Five former American presidents – Herbert Hoover, William Howard Taft, Woodrow Wilson, Warren G. Harding and Calvin Coolidge – are listed as founding life members. The opening gala in 1924 at the stylish clubhouse with its Mediterranean-style architecture was a grand occasion, but for many years Congressional was too lavish for its budget, particularly during the lean years before the war. Its remote location and lack of local dues-paying members posed problems.

Back on firm footing after the war, Congressional became less of a course for men in power and more of a conventional, exclusive country club for members and their families.

It was also during the postwar era that Congressional realized it could become a place of champions. Renowned designer Robert Trent Jones was hired to overhaul the back nine of the Blue Course in the 1950s and later did the same to the front nine, a much-needed update to Devereux Emmet’s original setup from the 1920s. Jones’ son, Rees Jones, was called on to do another renovation in the late 1980s.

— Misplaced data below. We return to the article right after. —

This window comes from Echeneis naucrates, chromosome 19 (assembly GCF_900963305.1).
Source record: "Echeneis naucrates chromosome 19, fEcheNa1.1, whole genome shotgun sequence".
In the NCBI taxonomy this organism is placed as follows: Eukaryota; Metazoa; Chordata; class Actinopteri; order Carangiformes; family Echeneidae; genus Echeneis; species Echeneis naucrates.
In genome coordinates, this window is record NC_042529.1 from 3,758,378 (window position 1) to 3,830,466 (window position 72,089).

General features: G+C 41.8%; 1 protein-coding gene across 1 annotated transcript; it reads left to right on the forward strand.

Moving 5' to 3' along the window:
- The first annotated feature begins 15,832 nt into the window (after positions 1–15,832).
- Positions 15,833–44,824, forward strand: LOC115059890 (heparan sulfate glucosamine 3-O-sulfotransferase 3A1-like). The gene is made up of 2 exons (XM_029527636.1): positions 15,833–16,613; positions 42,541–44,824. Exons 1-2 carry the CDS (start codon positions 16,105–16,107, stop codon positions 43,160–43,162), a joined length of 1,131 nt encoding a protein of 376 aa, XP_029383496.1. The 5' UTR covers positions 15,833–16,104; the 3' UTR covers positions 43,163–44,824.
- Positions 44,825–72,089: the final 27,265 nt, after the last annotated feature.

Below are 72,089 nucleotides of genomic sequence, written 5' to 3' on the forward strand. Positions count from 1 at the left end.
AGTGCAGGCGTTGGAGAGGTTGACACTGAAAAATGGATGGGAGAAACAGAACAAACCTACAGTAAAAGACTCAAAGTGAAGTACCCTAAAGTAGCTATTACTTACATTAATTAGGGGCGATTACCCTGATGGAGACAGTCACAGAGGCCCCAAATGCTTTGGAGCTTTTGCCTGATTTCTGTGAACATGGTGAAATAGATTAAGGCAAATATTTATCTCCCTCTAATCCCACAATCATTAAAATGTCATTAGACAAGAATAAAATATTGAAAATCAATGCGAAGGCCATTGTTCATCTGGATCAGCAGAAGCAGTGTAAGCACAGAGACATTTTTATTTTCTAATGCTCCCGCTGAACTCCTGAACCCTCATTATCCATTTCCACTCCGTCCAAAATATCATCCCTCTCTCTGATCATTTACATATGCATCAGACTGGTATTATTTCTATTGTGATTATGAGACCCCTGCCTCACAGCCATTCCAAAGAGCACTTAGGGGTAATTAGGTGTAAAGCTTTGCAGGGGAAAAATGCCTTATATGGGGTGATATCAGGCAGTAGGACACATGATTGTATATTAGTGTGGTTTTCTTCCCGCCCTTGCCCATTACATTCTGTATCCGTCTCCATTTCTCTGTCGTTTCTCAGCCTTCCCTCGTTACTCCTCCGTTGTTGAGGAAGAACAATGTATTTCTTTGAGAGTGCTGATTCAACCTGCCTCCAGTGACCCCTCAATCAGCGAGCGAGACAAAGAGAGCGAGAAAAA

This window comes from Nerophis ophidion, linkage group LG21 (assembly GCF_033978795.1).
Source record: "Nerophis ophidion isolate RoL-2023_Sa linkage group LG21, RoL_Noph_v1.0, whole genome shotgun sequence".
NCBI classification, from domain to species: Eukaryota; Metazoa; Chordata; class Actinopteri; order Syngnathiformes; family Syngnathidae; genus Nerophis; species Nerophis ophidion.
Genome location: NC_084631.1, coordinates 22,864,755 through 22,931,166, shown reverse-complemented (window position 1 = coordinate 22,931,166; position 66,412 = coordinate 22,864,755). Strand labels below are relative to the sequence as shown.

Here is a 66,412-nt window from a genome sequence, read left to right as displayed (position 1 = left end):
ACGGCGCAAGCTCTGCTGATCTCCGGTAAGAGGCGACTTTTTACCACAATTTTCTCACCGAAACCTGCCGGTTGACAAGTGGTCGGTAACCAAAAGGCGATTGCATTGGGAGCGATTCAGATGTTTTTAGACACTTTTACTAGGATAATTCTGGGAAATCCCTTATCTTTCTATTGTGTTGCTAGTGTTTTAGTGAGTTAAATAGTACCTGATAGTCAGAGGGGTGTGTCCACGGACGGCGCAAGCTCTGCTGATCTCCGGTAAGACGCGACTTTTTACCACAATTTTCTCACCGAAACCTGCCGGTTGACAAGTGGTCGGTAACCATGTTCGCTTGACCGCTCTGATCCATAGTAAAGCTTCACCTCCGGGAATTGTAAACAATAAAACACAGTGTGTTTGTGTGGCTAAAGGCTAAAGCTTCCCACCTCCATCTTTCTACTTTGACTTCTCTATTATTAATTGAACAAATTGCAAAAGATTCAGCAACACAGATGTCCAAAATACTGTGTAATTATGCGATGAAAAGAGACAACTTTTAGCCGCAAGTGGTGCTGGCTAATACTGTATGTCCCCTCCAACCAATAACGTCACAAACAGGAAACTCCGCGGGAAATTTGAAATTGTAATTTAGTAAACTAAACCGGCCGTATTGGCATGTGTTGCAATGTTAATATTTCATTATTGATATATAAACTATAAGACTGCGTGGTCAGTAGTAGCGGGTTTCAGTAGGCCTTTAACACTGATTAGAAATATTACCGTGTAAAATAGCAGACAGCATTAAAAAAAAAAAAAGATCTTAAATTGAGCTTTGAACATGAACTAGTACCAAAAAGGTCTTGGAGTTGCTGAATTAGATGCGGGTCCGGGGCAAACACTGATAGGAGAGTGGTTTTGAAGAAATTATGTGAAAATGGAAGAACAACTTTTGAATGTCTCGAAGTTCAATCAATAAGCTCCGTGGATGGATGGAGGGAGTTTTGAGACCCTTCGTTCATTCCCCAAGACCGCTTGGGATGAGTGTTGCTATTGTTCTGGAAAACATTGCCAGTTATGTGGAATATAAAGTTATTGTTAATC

“When I was on the board and we were getting ready to redo the Blue Course,” said Enos Fry, another former club president, “I can remember some of the past presidents coming up to me saying, ‘You’re going to ruin this place. You’re going to change this course, and you young guys should just never do anything like this.’ And it was amazing after we got finished doing it, a couple of them came up to me and said, ‘I’m glad we decided to do this.”’

The Blue Course’s list of blue-chip events is impressive: the 1959 Women’s Amateur, the 1976 PGA Championship, the 1995 U.S. Senior Open, and, of course, the U.S. Open in 1964 and 1997.

Fry worked at the 1964 Open, selling scrip coupons that spectators used to buy refreshments, and he got to witness Ken Venturi walking the down the fairway at No. 18. Exhausted and at times disoriented by the notoriously stifling mid-Atlantic heat and humidity, Venturi persevered through 36 holes on the final day to claim the championship in one of the most extraordinary performances the sport has seen.